Jim Valentino, publisher of Image Comics, called writer-artist Brian Michael Bendis the other day. And what he told him shook him to his very core: "You know, Brian, you realize you've hit the mainstream now?" "Nooo!" was his reply. He had always thought of himself as an Indie guy.
Okay, maybe this 'revelation' didn't shake his very being but it's hard to get around the facts. Sure, Brian Michael Bendis made a name for himself in the independent market with successful books such as Jinx, Goldfish, and his recent autobiographical work for Oni Press, Fortune & Glory. Even now, a case can be made that Powers, his creator-owned crime book within a superhero universe (with artist and co-creator Mike Avon Oeming) for Image is an indie-type of book. But it wasn't until he started to work for Todd McFarlane that his star began to burn brighter. Solid work on cop drama Sam & Twitch led to McFarlane giving him a monthly Spawn series called Hellspawn which in turn led to him getting noticed by the big guns at DC and Marvel, specifically Marvel Knights editor Joe Quesada. He's now writing Ultimate Spider-Man for Marvel, having the honor to restart Spider-Man continuity from scratch for the modern age and hoping in turn to bring in new comic book readers to a sagging industry. Add to that writing a Batman story for DC and a couple of cracks at writing Daredevil for Marvel Knights and you've got MAINSTREAM written all over him! So, the truth hurts, doesn't it? I talked to the happily-married 31 year old over the phone from his home in Cleveland to talk about his busy work schedule and how the truth doesn't hurt so much after all.
GB: Your very first work was for Caliber in the late eighties?
BMB: Early to mid nineties actually. 1992. I was in college and the first thing I did was a book called Parts Of A Whole, which was based on my thesis. Then came Quivers, a book about amazons from Cleveland! Looking back at my early work, they were all male paranoid fantasies, having to do with the girlfriend I had at the time. Then came Fire. Around that time, I met up with David Mack, who was starting to come into his own with Kabuki. Then I did Goldfish and by that time I was out of school.
GB: Lots of good books were coming out from Caliber at that time - Crow, Baker Street, Fringe, Fugitive, Random Thoughts, Taken Under...
BMB: Yeah, the Caliber crew. It's nice to be breaking in with them now. [James O'Barr, Guy Davis, Phil Hester, Michael Lark are some examples.] I've been friends with David Mack you know since we were kids so it's nice working with him.
GB: What are your influences?
BMB: My influences are outside of comics, which I think is important. You should have influences outside the field you work in, I believe. Aaron Sorkin, David Mamet, Woody Allen. They all write good dialogue that also brings the plot forward. John Alten and his film noir style also excite me.
GB: Anything autobiographical in your work?
BMB: Fortune & Glory. The themes of my work are more important to me. Goldfish and Jinx are very personal to me.
GB: Dialogue - how do you hone that craft?
BMB: I don't know. Mamet says there are voices in your head and writers are paid to write them down. I desperately need to hear characters talk to, not at, each other to move the plot forward. No exposition or not like Pulp Fiction either where the dialogue just stays there and does nothing to move the story along. Dialogue should be like taking a trip, not expected, and ending up being surprised in what is said and how it affects the scene and plot. It's ethereal, an organic process. I work in bursts. Once you know the character, the character takes over. You just know.
|"Dialogue should be like taking a trip, not expected, and ending up being surprised in what is said and how it affects the scene and plot."|
- Brian Michael Bendis
GB: Like a sixth sense?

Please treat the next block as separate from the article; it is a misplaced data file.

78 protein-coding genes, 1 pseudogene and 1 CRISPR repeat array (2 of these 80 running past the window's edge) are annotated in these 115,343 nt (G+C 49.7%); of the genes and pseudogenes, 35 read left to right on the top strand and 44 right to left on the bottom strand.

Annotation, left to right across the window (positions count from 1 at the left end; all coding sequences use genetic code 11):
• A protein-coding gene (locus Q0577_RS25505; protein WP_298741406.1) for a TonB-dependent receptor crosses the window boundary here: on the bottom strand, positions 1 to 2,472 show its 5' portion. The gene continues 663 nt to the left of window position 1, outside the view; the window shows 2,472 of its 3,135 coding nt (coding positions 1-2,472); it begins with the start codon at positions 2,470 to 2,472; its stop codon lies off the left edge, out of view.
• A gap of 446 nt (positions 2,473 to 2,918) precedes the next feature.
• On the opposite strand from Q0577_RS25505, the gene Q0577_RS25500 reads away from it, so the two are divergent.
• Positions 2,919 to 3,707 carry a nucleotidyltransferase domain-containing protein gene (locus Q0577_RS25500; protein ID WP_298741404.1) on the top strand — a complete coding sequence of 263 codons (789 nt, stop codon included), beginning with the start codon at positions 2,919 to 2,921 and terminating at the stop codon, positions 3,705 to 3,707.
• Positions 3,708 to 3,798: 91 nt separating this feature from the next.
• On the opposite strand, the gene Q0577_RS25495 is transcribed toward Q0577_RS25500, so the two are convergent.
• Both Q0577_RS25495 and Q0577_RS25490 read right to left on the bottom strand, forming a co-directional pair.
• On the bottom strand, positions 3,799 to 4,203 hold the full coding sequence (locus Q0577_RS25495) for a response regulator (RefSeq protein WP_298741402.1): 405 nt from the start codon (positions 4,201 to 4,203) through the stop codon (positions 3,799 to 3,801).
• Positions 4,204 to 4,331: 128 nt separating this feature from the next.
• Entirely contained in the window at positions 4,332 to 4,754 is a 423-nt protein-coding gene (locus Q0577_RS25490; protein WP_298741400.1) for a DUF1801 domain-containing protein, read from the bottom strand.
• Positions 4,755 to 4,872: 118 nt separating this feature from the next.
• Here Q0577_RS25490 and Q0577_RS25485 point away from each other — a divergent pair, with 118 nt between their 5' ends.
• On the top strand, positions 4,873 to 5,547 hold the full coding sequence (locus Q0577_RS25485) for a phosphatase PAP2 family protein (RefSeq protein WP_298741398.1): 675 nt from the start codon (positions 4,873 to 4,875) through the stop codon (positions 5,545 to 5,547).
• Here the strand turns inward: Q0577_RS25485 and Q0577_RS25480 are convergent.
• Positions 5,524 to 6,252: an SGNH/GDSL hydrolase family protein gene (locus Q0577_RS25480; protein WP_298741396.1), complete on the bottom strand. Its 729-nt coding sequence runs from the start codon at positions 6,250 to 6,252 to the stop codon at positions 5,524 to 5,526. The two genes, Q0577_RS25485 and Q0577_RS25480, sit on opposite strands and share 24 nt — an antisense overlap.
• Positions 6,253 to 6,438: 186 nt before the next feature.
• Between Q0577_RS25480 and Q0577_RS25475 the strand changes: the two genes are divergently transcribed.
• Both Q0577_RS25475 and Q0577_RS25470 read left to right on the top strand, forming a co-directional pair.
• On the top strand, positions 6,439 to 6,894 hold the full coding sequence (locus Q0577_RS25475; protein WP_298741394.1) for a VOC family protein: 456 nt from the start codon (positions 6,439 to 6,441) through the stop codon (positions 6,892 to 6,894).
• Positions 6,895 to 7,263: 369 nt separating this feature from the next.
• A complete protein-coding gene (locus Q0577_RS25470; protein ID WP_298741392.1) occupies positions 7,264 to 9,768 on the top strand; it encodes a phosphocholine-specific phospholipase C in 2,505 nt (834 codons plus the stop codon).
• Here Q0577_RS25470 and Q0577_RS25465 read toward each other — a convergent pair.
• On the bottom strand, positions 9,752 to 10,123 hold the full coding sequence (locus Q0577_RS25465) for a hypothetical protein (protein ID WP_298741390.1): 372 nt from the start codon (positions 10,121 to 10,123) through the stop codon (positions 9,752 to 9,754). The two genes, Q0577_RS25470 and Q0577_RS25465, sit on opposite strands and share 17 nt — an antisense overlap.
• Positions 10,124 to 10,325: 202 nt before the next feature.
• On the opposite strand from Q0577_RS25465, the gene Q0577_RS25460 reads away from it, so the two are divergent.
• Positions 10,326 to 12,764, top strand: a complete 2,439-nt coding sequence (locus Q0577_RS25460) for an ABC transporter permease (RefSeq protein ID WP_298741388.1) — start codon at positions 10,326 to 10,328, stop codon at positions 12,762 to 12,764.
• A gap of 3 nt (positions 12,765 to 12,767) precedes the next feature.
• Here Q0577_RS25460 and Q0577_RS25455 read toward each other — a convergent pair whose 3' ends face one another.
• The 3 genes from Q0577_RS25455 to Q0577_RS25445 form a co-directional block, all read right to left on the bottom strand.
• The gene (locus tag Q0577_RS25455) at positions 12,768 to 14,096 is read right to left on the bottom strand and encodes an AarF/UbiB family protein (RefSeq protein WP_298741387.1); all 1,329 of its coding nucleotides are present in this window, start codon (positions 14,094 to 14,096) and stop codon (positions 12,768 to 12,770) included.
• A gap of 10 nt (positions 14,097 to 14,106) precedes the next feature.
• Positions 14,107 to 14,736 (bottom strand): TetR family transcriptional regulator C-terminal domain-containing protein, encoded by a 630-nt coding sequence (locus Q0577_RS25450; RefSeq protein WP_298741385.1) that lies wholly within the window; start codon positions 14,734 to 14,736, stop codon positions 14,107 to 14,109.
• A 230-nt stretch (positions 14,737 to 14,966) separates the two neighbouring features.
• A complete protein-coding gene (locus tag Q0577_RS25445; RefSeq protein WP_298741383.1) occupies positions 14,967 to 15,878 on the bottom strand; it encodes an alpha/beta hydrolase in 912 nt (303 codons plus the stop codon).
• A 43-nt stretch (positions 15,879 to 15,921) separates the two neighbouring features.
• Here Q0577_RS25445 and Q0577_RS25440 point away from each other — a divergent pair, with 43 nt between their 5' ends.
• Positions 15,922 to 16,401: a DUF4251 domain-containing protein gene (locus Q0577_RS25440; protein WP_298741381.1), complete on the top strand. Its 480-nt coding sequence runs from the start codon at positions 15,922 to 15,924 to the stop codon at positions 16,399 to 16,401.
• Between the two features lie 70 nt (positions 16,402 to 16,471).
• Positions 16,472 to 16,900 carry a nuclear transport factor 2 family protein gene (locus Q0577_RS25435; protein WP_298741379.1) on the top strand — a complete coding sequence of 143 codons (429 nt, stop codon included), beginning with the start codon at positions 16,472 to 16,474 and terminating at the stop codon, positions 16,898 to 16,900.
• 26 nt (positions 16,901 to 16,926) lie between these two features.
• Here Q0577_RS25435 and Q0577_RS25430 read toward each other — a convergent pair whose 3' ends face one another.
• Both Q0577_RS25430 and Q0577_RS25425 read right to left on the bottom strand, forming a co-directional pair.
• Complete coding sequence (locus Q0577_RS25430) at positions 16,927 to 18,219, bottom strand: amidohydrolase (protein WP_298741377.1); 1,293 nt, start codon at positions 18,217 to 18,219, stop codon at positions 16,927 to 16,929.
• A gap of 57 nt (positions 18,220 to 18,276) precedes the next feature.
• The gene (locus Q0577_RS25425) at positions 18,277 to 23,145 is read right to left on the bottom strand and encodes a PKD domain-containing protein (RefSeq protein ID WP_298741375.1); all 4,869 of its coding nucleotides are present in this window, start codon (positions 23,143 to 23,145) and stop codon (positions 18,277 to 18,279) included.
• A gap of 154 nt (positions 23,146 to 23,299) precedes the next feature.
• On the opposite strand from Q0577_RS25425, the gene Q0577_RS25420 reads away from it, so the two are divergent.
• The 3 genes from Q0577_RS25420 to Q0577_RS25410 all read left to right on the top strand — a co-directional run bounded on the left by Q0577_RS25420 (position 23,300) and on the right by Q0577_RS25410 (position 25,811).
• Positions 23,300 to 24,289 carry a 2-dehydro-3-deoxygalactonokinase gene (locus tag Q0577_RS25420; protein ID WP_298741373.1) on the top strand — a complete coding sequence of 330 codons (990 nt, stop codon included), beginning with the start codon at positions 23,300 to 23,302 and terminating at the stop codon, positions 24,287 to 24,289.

BMB: Yeah, you know when it's working and when it's not. Some writers let it pass when it's not working and they're deluding themselves. I can't do that.
GB: What's your favorite book that you've written?
BMB: Like picking your children. I can't. I have no favorites.
GB: Any dream projects? Or are you happy with all the stuff you're doing now?
BMB: Powers. Jinx. And the work-for-hire stuff isn't just cool. I'm pretty picky. Ultimate Spider-Man - the 12-year-old in me is still doing somersaults. Sam & Twitch - I'm very happy with. Todd is allowing me to work with him "to do me". Hellspawn too. Daredevil - I'm doing it with one of my best friends! And I want to do work worthy of David's painting. I'm not bragging here, I'm just excited.
BMB: Me and Dave and others weren't looking for mainstream work. They came looking for us, wanting us to do the stuff we do.
GB: Tell me about Fortune & Glory. Was it well received in Hollywood?
BMB: The trade came out July 19th. This one was for me. I don't like wasting time. And Hollywood - with all its meetings and going here and there, all the Hollywood trappings - was a lot of wasting time. So I'm glad I was able to use that and make value out of it. I was honestly surprised people liked it. All of Hollywood loved it. It's funny - the book endears me to producers now. And it also makes them nervous. There's this one person, I get along great with her, she's really nice, but she's afraid to say anything in front of me! I just wanted to spin a yarn and make a fun book.
GB: The Rob Liefeld incident? Did that really happen?
BMB: Really happened. More than once. A lot of the things that happened in the book happened to me more than once.
GB: Fortune & Glory was about your comedic but surreal trip through Hollywood. Tell me about Hollywood…
BMB: Hollywood is a nice place to visit. I wouldn't be able to handle the constant lies and rejection and the pandering for no reason. I just couldn't handle that. I just want to write. My job is to tell a good story.
GB: Compare the producers of Hollywood to the producers of the comic book industry. Any parallels?
BMB: All the lying, the cheating, and the stealing - you sort of understand that in Hollywood because of the huge amounts of money involved in making movies. Comics? Surprisingly, they do the same and there's really no money in comics! People just want to behave badly, I guess. I don't understand that. You can understand fucking someone over for a million dollars, but not for ten dollars!
GB: How is the Torso deal coming along? Is there enough fodder for another F & G book?
BMB: I don't like doing sequels. [And check out the end of the trade collection for his views on that!] Torso's in development. They're shopping for directors right now. It's like a lottery. There's no rule book in Hollywood - if you do this and this and this, then your movie will be made. No, it's a lottery! A crapshoot.
GB: Is Powers open-ended or do you have an ending in mind?
BMB: It's open-ended. This is my philosophy - all series should be open-ended until you run out of ideas. And I've got lots of ideas for Powers. I was nervous before #1 came out but it's doing well - it received the biggest reorder volume for the month at Diamond so I'm very pleased.